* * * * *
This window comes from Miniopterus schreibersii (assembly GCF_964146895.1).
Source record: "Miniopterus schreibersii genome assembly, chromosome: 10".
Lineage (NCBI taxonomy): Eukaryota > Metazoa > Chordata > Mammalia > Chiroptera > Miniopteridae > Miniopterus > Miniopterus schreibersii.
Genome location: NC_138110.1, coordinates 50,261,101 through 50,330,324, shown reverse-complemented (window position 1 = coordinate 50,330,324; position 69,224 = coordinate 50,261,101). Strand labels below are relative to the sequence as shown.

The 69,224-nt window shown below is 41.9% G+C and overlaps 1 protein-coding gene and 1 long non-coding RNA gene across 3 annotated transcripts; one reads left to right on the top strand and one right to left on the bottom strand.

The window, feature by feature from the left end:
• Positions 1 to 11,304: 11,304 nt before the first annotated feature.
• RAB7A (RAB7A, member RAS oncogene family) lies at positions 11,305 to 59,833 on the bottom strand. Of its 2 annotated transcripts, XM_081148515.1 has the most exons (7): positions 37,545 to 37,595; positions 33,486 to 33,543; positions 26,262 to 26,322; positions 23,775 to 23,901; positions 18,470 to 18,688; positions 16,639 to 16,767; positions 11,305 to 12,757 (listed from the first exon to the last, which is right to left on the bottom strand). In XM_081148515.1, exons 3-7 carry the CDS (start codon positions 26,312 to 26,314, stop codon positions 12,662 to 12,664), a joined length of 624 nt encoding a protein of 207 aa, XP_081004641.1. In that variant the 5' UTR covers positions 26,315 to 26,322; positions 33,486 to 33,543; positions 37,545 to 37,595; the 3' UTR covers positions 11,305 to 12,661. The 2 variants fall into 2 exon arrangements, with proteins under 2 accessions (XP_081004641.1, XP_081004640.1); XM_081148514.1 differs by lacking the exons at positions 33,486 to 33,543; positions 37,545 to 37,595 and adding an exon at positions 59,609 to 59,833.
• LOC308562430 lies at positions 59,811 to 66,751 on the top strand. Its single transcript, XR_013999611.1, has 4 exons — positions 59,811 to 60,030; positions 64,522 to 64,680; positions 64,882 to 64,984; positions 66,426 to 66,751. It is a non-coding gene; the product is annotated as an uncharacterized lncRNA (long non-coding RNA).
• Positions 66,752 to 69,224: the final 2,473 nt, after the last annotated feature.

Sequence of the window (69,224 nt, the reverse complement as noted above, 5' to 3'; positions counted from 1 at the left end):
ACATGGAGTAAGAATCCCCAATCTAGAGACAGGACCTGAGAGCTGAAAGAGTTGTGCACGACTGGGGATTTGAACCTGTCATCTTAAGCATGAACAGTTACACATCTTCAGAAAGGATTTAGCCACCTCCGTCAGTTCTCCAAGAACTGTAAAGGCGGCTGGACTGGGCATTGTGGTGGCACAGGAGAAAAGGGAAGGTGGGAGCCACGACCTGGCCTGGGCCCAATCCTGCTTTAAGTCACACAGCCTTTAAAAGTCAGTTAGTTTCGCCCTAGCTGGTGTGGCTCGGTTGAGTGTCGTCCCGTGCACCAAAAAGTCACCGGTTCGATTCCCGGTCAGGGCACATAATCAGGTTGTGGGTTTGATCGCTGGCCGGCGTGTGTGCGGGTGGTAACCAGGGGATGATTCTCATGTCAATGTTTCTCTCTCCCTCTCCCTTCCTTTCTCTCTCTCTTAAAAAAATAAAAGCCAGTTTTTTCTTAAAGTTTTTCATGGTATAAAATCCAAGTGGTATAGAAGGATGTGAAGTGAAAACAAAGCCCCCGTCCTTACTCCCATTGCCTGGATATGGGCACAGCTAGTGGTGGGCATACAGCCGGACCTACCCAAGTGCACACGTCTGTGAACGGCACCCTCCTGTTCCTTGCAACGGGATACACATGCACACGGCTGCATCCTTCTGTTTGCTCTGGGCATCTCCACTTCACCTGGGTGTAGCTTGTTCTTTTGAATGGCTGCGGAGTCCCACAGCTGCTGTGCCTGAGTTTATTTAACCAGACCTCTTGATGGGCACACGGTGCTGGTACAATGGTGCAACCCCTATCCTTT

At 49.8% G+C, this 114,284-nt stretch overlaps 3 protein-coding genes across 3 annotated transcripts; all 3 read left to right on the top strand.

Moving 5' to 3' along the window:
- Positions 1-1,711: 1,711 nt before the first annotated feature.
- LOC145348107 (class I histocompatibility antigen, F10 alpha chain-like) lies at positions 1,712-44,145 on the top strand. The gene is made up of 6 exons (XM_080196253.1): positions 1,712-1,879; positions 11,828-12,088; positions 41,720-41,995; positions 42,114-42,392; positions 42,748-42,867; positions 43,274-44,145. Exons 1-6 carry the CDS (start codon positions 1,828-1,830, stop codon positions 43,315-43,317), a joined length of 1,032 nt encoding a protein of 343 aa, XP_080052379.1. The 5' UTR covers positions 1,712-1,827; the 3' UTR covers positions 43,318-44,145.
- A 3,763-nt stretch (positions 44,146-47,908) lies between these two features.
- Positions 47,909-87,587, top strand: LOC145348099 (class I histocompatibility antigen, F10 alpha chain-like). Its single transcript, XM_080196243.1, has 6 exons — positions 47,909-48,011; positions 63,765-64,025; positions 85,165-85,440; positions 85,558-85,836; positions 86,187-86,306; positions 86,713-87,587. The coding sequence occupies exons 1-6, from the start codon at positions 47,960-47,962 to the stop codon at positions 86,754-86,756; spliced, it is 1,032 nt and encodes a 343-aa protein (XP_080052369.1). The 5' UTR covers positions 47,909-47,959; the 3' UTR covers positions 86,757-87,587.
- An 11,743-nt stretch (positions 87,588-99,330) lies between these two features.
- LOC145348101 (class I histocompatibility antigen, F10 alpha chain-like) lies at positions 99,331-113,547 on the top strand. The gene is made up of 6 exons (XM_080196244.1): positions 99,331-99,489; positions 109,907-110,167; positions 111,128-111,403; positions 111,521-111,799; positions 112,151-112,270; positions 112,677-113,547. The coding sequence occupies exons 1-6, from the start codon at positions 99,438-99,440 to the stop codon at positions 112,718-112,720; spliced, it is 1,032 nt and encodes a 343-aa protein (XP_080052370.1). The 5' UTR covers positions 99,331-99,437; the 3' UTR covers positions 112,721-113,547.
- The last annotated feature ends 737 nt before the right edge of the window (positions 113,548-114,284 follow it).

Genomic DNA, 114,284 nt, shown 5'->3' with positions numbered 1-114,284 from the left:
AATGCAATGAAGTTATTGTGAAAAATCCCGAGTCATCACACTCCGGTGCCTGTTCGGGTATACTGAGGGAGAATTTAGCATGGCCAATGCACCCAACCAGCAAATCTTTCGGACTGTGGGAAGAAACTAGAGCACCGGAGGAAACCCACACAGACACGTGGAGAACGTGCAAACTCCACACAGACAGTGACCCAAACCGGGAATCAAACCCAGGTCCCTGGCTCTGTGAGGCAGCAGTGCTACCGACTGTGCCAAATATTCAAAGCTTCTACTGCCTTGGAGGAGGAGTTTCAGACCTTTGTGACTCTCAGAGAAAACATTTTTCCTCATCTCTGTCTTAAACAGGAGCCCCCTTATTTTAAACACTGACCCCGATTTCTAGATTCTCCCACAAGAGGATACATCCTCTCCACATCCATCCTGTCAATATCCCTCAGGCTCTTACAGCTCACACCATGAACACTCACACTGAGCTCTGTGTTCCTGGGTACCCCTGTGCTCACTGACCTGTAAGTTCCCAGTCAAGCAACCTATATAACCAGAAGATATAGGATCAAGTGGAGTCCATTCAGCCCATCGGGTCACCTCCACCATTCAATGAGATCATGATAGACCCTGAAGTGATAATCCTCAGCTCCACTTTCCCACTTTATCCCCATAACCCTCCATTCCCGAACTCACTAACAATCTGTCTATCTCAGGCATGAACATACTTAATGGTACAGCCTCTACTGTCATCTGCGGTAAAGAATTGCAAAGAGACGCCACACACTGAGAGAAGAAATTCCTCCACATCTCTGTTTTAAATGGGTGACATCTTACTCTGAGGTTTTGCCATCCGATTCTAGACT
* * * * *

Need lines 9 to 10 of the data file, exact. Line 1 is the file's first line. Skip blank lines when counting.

• LOC308562430 lies at positions 59,811 to 66,751 on the top strand. Its single transcript, XR_013999611.1, has 4 exons — positions 59,811 to 60,030; positions 64,522 to 64,680; positions 64,882 to 64,984; positions 66,426 to 66,751. It is a non-coding gene; the product is annotated as an uncharacterized lncRNA (long non-coding RNA).
• Positions 66,752 to 69,224: the final 2,473 nt, after the last annotated feature.